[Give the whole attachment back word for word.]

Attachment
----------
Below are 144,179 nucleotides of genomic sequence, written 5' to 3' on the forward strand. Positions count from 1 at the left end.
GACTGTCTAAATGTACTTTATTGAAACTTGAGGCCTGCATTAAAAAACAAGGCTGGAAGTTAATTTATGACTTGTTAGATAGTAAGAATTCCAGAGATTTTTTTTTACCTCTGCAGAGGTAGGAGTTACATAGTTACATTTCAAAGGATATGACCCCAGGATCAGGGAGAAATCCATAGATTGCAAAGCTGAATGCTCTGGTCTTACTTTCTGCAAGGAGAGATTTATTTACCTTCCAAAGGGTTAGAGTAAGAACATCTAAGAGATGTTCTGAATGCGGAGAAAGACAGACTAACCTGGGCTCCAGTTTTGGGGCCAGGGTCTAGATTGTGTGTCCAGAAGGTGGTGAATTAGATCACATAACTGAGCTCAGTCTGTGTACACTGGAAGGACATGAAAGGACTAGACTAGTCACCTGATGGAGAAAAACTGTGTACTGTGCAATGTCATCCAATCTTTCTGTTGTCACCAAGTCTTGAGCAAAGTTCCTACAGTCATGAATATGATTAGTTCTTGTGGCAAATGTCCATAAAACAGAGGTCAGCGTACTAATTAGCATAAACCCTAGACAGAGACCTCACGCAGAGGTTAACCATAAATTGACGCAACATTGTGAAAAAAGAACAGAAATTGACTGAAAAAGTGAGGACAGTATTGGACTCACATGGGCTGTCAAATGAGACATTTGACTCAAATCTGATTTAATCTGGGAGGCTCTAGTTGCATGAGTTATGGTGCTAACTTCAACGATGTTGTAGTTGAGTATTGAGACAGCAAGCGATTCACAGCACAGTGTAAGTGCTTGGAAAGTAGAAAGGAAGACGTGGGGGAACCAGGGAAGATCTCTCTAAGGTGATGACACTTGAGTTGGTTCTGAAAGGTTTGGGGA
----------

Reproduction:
Below are 144,179 nucleotides of genomic sequence, written 5' to 3' on the forward strand. Positions count from 1 at the left end.
GACTGTCTAAATGTACTTTATTGAAACTTGAGGCCTGCATTAAAAAACAAGGCTGGAAGTTAATTTATGACTTGTTAGATAGTAAGAATTCCAGAGATTTTTTTTTACCTCTGCAGAGGTAGGAGTTACATAGTTACATTTCAAAGGATATGACCCCAGGATCAGGGAGAAATCCATAGATTGCAAAGCTGAATGCTCTGGTCTTACTTTCTGCAAGGAGAGATTTATTTACCTTCCAAAGGGTTAGAGTAAGAACATCTAAGAGATGTTCTGAATGCGGAGAAAGACAGACTAACCTGGGCTCCAGTTTTGGGGCCAGGGTCTAGATTGTGTGTCCAGAAGGTGGTGAATTAGATCACATAACTGAGCTCAGTCTGTGTACACTGGAAGGACATGAAAGGACTAGACTAGTCACCTGATGGAGAAAAACTGTGTACTGTGCAATGTCATCCAATCTTTCTGTTGTCACCAAGTCTTGAGCAAAGTTCCTACAGTCATGAATATGATTAGTTCTTGTGGCAAATGTCCATAAAACAGAGGTCAGCGTACTAATTAGCATAAACCCTAGACAGAGACCTCACGCAGAGGTTAACCATAAATTGACGCAACATTGTGAAAAAAGAACAGAAATTGACTGAAAAAGTGAGGACAGTATTGGACTCACATGGGCTGTCAAATGAGACATTTGACTCAAATCTGATTTAATCTGGGAGGCTCTAGTTGCATGAGTTATGGTGCTAACTTCAACGATGTTGTAGTTGAGTATTGAGACAGCAAGCGATTCACAGCACAGTGTAAGTGCTTGGAAAGTAGAAAGGAAGACGTGGGGGAACCAGGGAAGATCTCTCTAAGGTGATGACACTTGAGTTGGTTCTGAAAGGTTTGGGGA